9:43 am CST - March 30, 2009
Posted under Opinion
Ken Mercer, Texas State Board of Education (SBOE)
Common sense, combined with the pressure of at least 14,000 constituent communications in favor of allowing students to discuss all sides of science theories, finally prevailed.
On Thursday at the Texas State Board of Education meeting, I moved to restore the twenty-year standard of “strengths and weaknesses” to the new science TEKS (standards). These standards will guide teachers and textbooks for the next ten years. My motion failed by a 7-7 vote.
The radical liberals, Darwinists, atheists, and secular humanists attending the meeting from around the country quickly claimed victory and congratulated themselves; the print and TV reporters ran to file their stories.
By Friday afternoon, however, these same people’s language had “evolved” (pardon the pun) to words and remarks that cannot be put in print.
Friday morning, my fellow conservative board member, Cynthia Dunbar (R- Richmond), proposed a final amendment to the language. After two slight language amendments to Dunbar’s motion by two other Board members, the majority of the Board united behind the amendment and voted 13-2 to pass the final TEKS language regarding science curriculum.
The language passed with the following statement:
In all fields of science, analyze, evaluate, and critique scientific explanations by using empirical evidence, logical reasoning, and experimental and observational testing including examining all sides of scientific evidence of those scientific explanations so as to encourage critical thinking by the students.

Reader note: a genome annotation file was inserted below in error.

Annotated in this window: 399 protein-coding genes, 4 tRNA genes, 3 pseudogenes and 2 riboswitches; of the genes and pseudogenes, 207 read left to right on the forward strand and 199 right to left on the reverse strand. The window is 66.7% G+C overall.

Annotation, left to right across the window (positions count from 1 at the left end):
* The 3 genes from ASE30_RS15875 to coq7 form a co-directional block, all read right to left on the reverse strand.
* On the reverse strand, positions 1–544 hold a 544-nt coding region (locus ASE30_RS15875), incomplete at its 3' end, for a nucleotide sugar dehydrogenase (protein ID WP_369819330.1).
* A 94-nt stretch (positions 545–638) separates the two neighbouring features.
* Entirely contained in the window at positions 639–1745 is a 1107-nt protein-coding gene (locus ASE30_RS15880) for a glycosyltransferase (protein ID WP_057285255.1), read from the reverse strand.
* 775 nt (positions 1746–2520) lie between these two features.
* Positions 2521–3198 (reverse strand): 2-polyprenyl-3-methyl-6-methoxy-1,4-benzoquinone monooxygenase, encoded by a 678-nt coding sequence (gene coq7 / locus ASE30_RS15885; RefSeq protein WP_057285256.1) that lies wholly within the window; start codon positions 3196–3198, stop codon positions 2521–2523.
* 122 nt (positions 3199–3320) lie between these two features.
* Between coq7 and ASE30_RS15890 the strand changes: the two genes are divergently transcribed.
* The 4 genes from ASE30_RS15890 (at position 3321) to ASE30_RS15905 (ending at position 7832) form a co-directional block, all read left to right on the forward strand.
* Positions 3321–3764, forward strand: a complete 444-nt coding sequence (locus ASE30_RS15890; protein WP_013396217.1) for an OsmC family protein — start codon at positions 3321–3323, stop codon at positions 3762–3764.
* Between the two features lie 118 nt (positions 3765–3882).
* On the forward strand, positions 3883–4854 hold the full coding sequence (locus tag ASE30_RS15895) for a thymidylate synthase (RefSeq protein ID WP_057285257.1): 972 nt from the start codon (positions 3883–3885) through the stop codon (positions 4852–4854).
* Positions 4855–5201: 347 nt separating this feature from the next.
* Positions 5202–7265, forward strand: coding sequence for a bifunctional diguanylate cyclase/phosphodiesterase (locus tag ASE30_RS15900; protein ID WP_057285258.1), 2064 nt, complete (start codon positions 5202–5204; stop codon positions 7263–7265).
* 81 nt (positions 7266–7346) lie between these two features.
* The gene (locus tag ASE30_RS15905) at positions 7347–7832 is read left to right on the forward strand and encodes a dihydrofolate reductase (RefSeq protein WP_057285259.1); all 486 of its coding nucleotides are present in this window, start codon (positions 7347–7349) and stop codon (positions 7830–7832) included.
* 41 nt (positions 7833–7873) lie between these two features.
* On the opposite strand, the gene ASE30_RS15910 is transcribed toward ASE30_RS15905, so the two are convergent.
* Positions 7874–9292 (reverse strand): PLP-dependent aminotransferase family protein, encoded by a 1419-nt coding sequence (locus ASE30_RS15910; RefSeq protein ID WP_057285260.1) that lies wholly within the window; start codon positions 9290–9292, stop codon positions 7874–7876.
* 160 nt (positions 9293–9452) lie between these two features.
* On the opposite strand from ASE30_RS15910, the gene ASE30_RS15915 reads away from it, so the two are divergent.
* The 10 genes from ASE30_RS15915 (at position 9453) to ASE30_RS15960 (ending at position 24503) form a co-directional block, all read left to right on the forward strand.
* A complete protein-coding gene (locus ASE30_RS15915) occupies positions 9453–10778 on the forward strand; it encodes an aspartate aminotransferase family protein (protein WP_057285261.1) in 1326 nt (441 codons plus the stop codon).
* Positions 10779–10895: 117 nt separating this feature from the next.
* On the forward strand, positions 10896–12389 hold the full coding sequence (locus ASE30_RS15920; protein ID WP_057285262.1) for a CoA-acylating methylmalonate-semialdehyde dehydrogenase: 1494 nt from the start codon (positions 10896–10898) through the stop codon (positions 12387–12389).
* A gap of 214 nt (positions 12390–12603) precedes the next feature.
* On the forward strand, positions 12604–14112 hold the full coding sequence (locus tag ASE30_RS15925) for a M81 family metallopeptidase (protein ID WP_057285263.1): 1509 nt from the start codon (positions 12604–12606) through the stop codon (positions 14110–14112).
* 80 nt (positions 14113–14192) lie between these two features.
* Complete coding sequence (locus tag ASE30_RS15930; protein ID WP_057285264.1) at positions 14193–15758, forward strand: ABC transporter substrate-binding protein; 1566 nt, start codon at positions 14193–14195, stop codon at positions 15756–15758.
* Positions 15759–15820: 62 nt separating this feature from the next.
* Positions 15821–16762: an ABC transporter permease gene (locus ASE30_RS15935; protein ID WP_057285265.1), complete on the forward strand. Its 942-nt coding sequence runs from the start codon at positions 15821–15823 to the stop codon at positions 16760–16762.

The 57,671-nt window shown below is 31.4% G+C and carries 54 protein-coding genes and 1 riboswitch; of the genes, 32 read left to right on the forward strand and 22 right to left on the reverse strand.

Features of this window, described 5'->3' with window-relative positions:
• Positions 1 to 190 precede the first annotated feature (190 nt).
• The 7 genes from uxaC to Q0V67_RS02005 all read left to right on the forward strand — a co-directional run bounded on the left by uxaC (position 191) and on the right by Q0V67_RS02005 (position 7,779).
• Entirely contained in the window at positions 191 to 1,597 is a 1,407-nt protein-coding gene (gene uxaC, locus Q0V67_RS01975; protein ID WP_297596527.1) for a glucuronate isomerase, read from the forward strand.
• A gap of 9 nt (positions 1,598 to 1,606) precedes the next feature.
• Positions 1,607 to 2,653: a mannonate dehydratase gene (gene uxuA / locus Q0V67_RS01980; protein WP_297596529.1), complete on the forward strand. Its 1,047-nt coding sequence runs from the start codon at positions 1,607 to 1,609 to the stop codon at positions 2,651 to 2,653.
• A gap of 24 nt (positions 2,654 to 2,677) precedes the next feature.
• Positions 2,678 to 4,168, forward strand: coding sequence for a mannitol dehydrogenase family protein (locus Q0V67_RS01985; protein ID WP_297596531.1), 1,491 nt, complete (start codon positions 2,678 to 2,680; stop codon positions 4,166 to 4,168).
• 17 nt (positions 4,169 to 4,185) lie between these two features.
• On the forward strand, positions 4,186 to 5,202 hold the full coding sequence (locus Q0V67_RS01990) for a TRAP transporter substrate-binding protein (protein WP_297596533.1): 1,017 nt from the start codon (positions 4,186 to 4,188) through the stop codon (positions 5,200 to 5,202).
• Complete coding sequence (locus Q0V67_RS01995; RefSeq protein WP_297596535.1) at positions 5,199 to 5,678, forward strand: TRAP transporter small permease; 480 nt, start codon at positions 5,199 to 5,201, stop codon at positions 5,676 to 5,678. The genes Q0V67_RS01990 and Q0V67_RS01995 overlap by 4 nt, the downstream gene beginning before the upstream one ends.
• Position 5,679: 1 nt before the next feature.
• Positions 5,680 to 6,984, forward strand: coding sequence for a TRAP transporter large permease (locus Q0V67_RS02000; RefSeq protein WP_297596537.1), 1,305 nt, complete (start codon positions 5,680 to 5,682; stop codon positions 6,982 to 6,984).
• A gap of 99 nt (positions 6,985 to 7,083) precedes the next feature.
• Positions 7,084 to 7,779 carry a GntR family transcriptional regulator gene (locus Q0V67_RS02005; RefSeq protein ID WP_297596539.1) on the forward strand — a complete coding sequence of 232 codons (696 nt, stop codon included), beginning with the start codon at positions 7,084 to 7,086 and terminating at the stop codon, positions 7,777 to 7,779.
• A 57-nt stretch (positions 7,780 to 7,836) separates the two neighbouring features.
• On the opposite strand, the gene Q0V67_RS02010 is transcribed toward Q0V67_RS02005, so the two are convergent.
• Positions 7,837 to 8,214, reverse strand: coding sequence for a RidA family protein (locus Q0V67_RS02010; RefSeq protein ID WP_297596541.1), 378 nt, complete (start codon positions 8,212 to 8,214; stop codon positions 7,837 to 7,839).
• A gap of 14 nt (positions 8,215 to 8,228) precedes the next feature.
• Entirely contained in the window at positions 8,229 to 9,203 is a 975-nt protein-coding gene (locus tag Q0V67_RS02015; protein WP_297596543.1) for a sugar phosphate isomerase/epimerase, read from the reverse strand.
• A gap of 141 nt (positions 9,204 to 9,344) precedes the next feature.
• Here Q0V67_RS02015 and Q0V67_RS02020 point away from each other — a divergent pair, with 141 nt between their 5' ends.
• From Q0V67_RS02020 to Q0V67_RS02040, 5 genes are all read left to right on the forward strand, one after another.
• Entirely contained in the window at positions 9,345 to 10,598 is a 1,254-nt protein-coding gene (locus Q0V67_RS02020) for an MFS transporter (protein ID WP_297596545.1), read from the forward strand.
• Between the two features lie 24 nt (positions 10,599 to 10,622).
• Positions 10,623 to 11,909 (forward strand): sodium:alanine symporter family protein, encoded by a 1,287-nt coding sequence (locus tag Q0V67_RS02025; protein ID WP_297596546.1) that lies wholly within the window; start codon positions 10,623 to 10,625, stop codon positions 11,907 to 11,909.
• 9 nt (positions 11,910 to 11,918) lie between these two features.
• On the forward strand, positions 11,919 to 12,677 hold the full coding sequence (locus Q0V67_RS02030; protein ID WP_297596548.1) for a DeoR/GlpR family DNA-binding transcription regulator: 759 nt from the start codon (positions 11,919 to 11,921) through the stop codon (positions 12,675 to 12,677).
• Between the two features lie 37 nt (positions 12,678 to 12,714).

Clearly, the important legislative intent is to protect the academic freedom of Texas students. Our students should no longer feel “chilled” from having class discussions about both the strengths and weaknesses of scientific theories, including evolution.
Every conservative organization present, including Texas Eagle Forum and Free Market Foundation, applauded this new language as a huge victory for Texas students.
Texas School Law Attorney, Kelly Coghlan, while disappointed that the important word “weaknesses” was deleted, stated:
“Textbooks and teachers will be required to teach ‘all sides’ (scientific evidence both for and against, supportive and not supportive) of a scientific theory. I believe the new language implicitly requires that weaknesses be taught and is just as strong as the old language.”
Yes, I realize some of the print media reported the story incorrectly; they should have stayed around long enough to get their facts straight and to hear the heated and offensive remarks made by the liberal opposition when the final Science TEKS language was approved.
The headline on the website for Texans for Better Science Education stated it best:
“Darwinist monopoly on public schools decisively broken in Texas…Darwinists confused…Militant Secular Humanists outraged”
The Wall Street Journal reported correctly on Saturday:
“The Texas Board of Education approved a science curriculum that opens the door for teachers and textbooks to raise doubts about evolution.”
In conclusion, my favorite memory was a remark from one of the California atheists who sat behind my desk on the floor of the SBOE. After we passed one historic amendment after another, this atheist cried out: “Oh my God!” I could not have stated it better myself.